April 3, 2013

Editorial: Walk toward a better heart

Heart disease is the No. 1 killer of men and women in the North Country. That’s a frightening fact, but, for most people, heart disease is preventable with lifestyle changes.

Organizers of the local Go Red for Women effort and annual Heart Walk have been working for years to educate people about the danger created by a sedentary lifestyle, poor nutrition and hazardous habits like smoking.

Today brings an opportunity to literally take some steps toward a healthier lifestyle. The American Heart Association is encouraging everyone to walk for 30 minutes on April 3.

The effort focuses on people walking for exercise for this simple reason: It has the lowest dropout rate of any physical activity, according to the Heart Association.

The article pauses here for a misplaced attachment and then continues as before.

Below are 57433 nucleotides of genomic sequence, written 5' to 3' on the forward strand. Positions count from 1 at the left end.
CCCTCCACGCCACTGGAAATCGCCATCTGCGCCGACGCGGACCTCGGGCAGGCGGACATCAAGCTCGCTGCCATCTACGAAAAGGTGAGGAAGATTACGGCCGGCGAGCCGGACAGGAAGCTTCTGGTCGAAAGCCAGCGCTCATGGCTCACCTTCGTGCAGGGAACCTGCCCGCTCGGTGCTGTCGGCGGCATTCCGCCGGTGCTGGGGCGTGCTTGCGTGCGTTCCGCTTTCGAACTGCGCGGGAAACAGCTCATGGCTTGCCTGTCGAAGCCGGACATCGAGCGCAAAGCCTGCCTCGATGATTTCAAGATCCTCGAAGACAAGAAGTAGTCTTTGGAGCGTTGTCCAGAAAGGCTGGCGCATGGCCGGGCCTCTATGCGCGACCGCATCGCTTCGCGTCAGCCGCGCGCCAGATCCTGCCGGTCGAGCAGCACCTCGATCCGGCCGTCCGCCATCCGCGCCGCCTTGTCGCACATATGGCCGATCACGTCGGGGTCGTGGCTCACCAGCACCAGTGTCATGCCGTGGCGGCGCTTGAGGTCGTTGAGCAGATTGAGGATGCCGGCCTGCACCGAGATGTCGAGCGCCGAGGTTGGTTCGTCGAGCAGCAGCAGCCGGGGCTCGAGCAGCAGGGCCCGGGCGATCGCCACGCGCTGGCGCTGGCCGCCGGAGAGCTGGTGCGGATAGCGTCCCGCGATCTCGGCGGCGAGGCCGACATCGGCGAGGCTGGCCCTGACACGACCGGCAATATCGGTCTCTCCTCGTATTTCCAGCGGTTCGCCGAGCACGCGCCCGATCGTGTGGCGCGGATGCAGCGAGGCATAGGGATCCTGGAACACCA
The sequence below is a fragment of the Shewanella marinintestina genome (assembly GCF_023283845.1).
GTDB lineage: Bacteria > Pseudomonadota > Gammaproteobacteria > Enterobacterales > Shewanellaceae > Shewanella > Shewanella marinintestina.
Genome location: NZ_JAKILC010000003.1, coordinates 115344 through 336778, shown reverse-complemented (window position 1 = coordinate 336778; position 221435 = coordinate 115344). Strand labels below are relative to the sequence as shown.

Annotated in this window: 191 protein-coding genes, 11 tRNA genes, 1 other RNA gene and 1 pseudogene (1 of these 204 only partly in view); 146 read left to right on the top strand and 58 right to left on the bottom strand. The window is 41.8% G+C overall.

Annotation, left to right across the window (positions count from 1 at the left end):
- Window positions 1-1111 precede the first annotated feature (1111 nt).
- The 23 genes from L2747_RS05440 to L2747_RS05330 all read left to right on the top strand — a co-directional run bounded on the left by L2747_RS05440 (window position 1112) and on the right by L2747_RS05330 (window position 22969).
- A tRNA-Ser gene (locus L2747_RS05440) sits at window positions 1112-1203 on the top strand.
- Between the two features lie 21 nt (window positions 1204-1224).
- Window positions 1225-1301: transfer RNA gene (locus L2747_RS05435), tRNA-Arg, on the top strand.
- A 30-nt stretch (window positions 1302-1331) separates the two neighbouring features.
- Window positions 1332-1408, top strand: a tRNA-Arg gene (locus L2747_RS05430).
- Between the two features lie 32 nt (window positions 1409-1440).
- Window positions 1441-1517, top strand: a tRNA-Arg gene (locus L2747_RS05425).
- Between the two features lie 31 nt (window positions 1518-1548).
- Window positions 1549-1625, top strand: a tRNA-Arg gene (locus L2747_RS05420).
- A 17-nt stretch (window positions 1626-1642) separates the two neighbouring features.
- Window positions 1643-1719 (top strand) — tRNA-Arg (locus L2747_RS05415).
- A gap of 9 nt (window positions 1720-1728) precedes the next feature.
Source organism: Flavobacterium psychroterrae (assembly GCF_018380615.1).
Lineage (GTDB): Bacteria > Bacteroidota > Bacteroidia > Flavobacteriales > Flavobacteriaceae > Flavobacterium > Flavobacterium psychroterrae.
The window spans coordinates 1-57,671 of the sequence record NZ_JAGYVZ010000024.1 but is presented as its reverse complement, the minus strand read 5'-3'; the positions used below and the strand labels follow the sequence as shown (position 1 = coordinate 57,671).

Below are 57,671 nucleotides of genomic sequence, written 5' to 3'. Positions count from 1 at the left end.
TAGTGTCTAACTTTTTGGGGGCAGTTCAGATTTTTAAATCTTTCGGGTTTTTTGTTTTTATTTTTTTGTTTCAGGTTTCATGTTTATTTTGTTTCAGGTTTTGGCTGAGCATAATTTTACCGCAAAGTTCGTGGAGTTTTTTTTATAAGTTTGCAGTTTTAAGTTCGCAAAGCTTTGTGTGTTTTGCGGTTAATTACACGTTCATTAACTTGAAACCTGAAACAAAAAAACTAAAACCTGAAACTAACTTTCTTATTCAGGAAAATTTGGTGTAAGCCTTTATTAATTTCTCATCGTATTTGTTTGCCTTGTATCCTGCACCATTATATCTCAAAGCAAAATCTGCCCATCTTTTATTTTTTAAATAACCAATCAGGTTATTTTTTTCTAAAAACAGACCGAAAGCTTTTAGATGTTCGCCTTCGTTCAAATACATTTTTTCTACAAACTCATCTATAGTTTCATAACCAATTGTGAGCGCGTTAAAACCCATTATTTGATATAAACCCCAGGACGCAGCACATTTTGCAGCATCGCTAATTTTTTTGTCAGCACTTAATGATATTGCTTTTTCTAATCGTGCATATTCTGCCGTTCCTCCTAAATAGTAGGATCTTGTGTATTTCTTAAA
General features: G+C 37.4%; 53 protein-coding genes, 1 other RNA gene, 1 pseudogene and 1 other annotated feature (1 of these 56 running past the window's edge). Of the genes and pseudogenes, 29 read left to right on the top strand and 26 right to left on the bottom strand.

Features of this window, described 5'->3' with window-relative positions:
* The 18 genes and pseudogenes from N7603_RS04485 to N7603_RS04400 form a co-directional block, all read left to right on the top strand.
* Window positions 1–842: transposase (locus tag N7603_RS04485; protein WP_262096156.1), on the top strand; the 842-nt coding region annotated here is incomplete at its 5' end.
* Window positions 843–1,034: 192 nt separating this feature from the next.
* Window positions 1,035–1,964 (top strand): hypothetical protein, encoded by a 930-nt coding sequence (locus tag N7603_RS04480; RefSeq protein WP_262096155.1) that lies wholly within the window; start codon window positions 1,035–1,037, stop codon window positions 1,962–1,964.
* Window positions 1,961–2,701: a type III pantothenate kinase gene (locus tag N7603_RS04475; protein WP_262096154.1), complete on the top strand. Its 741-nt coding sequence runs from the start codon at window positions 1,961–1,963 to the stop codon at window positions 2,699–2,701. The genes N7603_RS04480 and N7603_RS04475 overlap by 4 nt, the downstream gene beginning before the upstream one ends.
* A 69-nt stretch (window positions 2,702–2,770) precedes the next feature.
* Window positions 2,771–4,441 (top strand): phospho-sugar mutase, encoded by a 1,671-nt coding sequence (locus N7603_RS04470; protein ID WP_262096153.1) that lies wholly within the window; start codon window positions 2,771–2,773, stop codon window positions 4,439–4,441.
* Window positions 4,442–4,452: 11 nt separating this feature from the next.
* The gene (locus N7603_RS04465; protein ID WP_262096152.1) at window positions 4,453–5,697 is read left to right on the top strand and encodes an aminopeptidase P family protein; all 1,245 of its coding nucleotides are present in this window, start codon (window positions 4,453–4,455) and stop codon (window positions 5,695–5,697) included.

That makes sense. Walking is easy — almost anyone of any age, weight or athletic skill can do it. Walking is inexpensive — all it takes is a decent pair of shoes. Walking can be done almost anywhere — you don’t have to join a gym; heck, if you want, you can take laps around your home or walk up and down stairs.

The Heart Association notes that walking vigorously for 30 minutes a day can reduce high blood pressure, cholesterol and the risk of heart disease.

It is recommended that adults get at least 20 minutes a day of moderate physical activity. But you don’t have to start off right at 20 minutes. Starting is what matters, and often small, achievable plans are better than beginning with bigger, unattainable goals that can leave you feeling discouraged.

The Heart Association suggests that people form walking groups with co-workers. Harold Hance of Mountain Valley Integrated Solutions, who is chair of the 2013 Plattsburgh Heart Walk, finds time for physical activity.

”I am in a fast-paced industry,” he said in a news release, “but I try to make time to walk or run every day at lunch time. I encourage my employees to do this, as well. As a team, we are making positive changes throughout the company so that we all benefit from better health, fewer sick days and less stress.”

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